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[Story updated 8/16/2016 to fix typo: Oracle’s PeopleSoft acquisition was announced in 2004, not 2014.]

Oracle is buying cloud-based CRM/HR/ERP provider NetSuite for $9.3 billion, it announced last week. Although Oracle has been beefing up its applications capability through acquisitions over the past several years, most acquisitions were far smaller. Only its previous acquisition of PeopleSoft for $10.4 billion in 2004 is larger. Given the huge price paid, even though Oracle has plenty of cash on hand to make it happen, can Oracle actually get benefit from such an acquisition?

Oracle badly needs to court the mid-tier market

Oracle has been shifting aggressively to the cloud over the past two years as its more traditional client/server based enterprise solutions have become less popular with customers. Indeed, its revenue mix has shown just how important cloud is becoming to Oracle’s future. In addition, the traditionally lucrative market for enterprise back-office systems built on Oracle core database and related products that run most big companies has seen a good deal of encroachment from Oracle’s competitors. Much of that encroachment relates to buying full solutions rather than traditional Oracle infrastructure on which custom apps were built, and most of them being served up in the cloud. This is particularly true in the mid-tier markets. Oracle is buying NetSuite at significant expense to bolster its competitive position in the cloud and to advance its own cloud-based capabilities, but also because it wants to be more competitive in small- to mid-tier markets.

If Oracle hadn’t made the move, someone else would have

Why buy NetSuite now? It is quite likely that had Oracle not gone this route, NetSuite would have been acquired by another company (likely candidates would be Salesforce, Microsoft, SAP, or possibly Amazon, which wants to offer more applications in the cloud and not just be a cloud server service). This competitive threat is now off the table. It’s also true that Oracle has had some trouble selling into mid-tier accounts, a market that is growing faster than enterprise. NetSuite can give Oracle a competitive advantage in this market segment. And finally, it is a “poke in the eye” to competitors, particularly Salesforce and Microsoft, which have been taking mid-market share.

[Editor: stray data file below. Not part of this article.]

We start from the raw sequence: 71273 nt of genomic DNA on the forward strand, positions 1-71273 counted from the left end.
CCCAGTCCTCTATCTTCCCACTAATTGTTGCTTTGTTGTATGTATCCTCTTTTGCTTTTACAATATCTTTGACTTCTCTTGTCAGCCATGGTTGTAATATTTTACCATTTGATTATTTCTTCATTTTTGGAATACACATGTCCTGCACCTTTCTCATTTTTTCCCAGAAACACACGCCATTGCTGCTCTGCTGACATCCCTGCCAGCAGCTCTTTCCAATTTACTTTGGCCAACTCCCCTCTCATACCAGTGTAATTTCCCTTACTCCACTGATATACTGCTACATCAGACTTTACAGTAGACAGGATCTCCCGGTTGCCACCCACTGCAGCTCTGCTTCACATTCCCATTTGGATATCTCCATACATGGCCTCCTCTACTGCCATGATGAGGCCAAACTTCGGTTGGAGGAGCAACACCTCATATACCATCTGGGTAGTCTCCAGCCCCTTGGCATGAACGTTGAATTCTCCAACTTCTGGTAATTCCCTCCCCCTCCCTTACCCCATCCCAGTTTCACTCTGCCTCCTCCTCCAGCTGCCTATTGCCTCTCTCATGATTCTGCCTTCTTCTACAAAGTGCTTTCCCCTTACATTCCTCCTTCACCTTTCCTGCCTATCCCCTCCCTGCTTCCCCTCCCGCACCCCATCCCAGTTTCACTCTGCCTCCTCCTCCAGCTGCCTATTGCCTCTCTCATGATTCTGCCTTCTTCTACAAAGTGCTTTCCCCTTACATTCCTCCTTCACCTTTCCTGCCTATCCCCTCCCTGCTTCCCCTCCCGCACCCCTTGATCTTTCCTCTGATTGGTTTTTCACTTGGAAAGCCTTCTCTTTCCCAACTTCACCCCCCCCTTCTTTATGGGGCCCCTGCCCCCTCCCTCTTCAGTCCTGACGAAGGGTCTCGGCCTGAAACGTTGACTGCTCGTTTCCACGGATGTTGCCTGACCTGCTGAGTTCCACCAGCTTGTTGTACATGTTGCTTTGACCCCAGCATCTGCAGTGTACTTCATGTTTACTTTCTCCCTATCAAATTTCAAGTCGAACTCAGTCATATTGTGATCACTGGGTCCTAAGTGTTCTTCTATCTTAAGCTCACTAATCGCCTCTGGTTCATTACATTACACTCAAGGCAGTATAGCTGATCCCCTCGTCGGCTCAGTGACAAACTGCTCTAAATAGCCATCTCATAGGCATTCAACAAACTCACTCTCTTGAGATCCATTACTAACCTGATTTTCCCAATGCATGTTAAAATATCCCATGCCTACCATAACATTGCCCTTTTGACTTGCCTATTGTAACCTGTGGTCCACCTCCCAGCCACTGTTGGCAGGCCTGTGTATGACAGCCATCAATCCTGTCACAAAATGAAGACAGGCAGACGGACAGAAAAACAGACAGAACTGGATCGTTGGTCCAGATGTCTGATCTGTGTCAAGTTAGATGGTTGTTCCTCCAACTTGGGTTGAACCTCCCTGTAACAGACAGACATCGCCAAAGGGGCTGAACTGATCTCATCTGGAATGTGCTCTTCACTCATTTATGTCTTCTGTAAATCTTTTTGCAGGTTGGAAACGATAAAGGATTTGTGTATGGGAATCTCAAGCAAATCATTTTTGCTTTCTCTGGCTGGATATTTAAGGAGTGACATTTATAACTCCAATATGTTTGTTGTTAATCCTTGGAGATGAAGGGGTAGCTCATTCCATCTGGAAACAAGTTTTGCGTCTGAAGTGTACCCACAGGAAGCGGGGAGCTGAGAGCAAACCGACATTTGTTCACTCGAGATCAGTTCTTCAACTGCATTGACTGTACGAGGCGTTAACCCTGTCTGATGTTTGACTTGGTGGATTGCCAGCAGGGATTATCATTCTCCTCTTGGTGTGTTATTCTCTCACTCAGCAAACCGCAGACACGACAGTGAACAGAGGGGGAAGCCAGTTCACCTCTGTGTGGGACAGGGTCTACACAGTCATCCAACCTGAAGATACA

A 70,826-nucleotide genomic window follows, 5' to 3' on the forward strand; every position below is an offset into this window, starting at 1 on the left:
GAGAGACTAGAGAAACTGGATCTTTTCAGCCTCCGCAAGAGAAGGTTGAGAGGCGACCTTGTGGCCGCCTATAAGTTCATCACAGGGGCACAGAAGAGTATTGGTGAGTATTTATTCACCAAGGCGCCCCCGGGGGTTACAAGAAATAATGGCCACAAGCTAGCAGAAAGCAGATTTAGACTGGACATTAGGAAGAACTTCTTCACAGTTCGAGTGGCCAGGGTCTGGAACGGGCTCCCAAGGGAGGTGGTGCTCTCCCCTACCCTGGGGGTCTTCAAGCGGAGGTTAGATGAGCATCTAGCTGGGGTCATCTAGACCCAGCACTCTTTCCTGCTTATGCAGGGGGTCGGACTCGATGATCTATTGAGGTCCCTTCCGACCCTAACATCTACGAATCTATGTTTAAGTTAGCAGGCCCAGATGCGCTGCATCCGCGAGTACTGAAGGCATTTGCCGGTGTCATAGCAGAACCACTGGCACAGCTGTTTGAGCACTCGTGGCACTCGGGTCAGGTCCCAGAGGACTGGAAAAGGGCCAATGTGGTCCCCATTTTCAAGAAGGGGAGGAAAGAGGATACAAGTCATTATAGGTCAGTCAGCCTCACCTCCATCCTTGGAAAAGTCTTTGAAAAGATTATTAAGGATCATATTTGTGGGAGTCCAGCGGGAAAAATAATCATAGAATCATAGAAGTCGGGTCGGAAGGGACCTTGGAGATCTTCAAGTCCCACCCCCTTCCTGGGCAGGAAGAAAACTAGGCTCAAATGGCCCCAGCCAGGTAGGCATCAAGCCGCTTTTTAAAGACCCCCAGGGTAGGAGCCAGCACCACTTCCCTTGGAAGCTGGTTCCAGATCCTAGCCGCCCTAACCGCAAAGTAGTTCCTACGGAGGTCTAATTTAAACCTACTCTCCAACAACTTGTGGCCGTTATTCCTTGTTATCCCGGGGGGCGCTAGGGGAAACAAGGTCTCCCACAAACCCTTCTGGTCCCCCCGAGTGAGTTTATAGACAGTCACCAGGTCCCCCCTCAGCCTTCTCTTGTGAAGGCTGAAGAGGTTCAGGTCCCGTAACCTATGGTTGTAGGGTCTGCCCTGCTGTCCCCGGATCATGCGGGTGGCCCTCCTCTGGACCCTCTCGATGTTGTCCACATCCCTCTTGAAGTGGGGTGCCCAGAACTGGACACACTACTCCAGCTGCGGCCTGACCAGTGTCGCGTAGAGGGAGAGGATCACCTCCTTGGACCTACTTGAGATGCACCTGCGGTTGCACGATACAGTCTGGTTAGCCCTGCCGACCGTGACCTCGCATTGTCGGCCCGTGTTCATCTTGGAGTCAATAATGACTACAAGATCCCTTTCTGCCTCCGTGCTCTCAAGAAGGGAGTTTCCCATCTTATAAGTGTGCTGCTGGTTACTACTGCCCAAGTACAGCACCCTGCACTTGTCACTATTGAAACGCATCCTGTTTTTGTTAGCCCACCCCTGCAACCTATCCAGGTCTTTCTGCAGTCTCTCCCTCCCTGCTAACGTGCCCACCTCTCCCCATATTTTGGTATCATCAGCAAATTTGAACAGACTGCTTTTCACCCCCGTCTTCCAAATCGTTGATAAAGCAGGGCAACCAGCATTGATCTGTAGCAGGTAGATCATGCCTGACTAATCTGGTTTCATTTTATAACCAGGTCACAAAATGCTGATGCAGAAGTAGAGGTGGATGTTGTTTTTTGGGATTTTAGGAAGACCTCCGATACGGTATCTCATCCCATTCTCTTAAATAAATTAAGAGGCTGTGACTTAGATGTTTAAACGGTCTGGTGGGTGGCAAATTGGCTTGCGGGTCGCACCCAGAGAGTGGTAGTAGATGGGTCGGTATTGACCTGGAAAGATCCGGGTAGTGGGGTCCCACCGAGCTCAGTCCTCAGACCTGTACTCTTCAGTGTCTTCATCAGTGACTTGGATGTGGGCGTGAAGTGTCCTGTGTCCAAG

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NetSuite customers may end up paying more

What isn’t yet clear is what this all means for NetSuite customers. Oracle says it will run NetSuite as an independent company. But if the PeopleSoft acquisition is any guide, it likely won’t be long before Oracle decides to fully integrate NetSuite into its own offerings. This will likely mean price increases for existing NetSuite customers and links to other Oracle products and services. There is some limit to what Oracle can do here if it wants to stay competitive, but it often finds a way to increase revenues despite market pressures.

Ellison and Oracle should both come out richer

So is this a winning strategy for Oracle? This acquisition does give the company a major path to more cloud-based revenues – something that is critical to its future. And despite NetSuite’s current unprofitability ($125 million loss in 2015), it’s likely that Oracle can quickly turn NetSuite’s revenues profitable by “streamlining” the organization and leveraging Oracle’s current channels and overhead functions.

In addition, the massive resources that Oracle can bring to bear on R&D and services should help NetSuite stay ahead of the pack and remain highly competitive in a market that has been consolidating of late. And despite Larry Ellison’s personal gains from this transaction (he was an early investor in NetSuite), I believe this is a good acquisition for Oracle (although perhaps an expensive one) that will allow the company to gain market share and revenue benefits long term. Overall I rate this acquisition as a positive for both Oracle and NetSuite.

Jack Gold is the founder and principal analyst at J.Gold Associates, an IT analyst firm based in Northborough, MA., providing research and analysis of the many aspects of business and consumer computing, and emerging technologies. Follow him on Twitter @jckgld or LinkedIn at

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